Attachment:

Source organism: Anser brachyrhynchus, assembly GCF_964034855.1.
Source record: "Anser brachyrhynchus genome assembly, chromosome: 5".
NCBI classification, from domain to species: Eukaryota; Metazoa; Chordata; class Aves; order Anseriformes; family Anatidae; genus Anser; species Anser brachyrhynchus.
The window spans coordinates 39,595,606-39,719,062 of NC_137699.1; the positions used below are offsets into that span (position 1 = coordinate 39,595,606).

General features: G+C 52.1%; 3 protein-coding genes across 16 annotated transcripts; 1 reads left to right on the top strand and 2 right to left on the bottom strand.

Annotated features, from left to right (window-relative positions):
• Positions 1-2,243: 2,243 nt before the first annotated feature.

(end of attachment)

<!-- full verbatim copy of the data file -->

Source organism: Anser brachyrhynchus, assembly GCF_964034855.1.
Source record: "Anser brachyrhynchus genome assembly, chromosome: 5".
NCBI classification, from domain to species: Eukaryota; Metazoa; Chordata; class Aves; order Anseriformes; family Anatidae; genus Anser; species Anser brachyrhynchus.
The window spans coordinates 39,595,606-39,719,062 of NC_137699.1; the positions used below are offsets into that span (position 1 = coordinate 39,595,606).

General features: G+C 52.1%; 3 protein-coding genes across 16 annotated transcripts; 1 reads left to right on the top strand and 2 right to left on the bottom strand.

Annotated features, from left to right (window-relative positions):
• Positions 1-2,243: 2,243 nt before the first annotated feature.